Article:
Sharks are the top predators in the ocean and play an important role in the marine ecosystem [1, 2]. Recent estimates indicated that shark populations have declined significantly in many regions of the world [3, 4, 5, 6, 7]. Worldwide trade in shark fin has increased dramatically. In 1980, the figure was less than 2000 MT, but by 2000 this had risen to 11602 MT [8], indicating a significant increase in shark exploitation during that period, but the shark landings deceased thereafter [9]. As a result, shark conservation and management have become issues of great concern in recent years. Many countries and international management and conservation organizations have taken their own steps with respect to sharks. For example, the USA, Australia, and the Maldives have regulations controlling the total allowable catch (TAC) and have also limited fishing grounds. According to the International Union for the Conservation of Nature and Natural Resources (IUCN) red list criteria, 32% of open ocean sharks are now considered threatened [9]. The convention on International Trade in Endangered Species of Wild Fauna and Flora (CITES) has placed the whale shark, Rhincondon typus, basking shark, Cetorhinus maximus, great white shark, Carcharodon carcharias, scallooped hammerhead, Sphyrna lewini, smooth hammerhead, S. zyganea, great hammerhead, S. mokarran, oceanic whitetip, Carcharhinus longimanus, porbeagle shark, Lamna nasus and manta rays, Manta spp. on its Appendix II list [10]. All these various measures serve to accentuate the urgency of shark management. Consequently, the regional fisheries management organizations have taken various management measures for sharks, i.e. prohibition of bigeye thresher, Alopias superciliosus, silky, Carcharhinus falciformis, oceanic whitetip, and Sphyrnidae except for Spyrna tiburo retaining on board in the Atlantic Ocean [11], prohibition of oceanic whitetip and thresher sharks, Alopias spp. retaining on board in the Indian Ocean [12], and prohibition of oceanic whitetip and silky shark retaining on board in the Pacific Ocean [13].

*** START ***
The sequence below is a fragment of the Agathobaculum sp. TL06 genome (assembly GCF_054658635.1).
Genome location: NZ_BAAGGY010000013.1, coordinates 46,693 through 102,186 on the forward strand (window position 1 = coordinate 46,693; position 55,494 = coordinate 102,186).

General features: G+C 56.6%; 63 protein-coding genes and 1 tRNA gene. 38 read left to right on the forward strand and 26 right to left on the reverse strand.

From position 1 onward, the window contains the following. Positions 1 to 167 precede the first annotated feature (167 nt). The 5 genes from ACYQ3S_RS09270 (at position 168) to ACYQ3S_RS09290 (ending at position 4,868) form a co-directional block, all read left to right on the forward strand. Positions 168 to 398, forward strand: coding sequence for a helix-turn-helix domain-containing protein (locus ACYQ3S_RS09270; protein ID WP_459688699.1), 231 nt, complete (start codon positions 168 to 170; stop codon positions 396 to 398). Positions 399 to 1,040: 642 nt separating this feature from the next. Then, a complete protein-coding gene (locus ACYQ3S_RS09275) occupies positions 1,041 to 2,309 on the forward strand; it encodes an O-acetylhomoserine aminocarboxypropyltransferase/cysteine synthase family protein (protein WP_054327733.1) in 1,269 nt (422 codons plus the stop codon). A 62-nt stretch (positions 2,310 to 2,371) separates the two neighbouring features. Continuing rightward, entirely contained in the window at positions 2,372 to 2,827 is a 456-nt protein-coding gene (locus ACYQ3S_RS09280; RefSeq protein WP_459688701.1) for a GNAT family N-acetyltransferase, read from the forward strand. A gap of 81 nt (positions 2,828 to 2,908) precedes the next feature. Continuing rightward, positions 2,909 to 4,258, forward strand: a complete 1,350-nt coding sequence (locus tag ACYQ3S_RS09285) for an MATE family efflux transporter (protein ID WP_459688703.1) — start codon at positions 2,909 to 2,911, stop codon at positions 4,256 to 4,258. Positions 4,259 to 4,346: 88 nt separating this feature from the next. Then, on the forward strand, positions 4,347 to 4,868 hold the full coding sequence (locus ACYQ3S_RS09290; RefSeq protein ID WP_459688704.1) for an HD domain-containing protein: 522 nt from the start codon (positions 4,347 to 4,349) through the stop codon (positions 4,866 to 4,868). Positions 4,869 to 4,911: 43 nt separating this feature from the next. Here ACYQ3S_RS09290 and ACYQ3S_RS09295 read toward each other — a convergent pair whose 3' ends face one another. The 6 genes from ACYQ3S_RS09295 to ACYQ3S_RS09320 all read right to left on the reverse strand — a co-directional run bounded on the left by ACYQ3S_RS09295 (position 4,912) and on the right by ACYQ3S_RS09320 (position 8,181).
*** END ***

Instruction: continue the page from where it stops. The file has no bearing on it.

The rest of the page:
At least 498 species (8 orders) of sharks exist worldwide [14]. Many different life history traits have been found among these species. Maximum size ranges from 22 cm total length (TL) for the spined pigmy shark, Squaliolus laticaudus [15] to 1800 cm TL for the whale shark, Rhincodon typus [16]. Growth rates range from k = 0.034 yr-1 for the pike dogfish, Squalus acanthias [17] to k = 0.358 yr-1 for the spadenose shark, Scoliodon laticaudus [18]. In terms of reproductive strategy, three general categories have been identified: oviparity, viviparity, and aplacental viviparity. However, the litter size varies remarkably among species even for those falling within the same reproductive type. For example, for viviparous sharks, litter size ranges from six for the basking shark [19] to 82 for the blue shark, Prionace glauca [20]. For aplaental viviparous sharks, litter size ranges from two for the bigeye and pelagic thresher shark [21, 22] to more than 300 for the whale shark [23] (S1 Table). It is clear that, compared to teleosts, sharks have a far more complex and varied set of life history traits particularly the reproductive traits.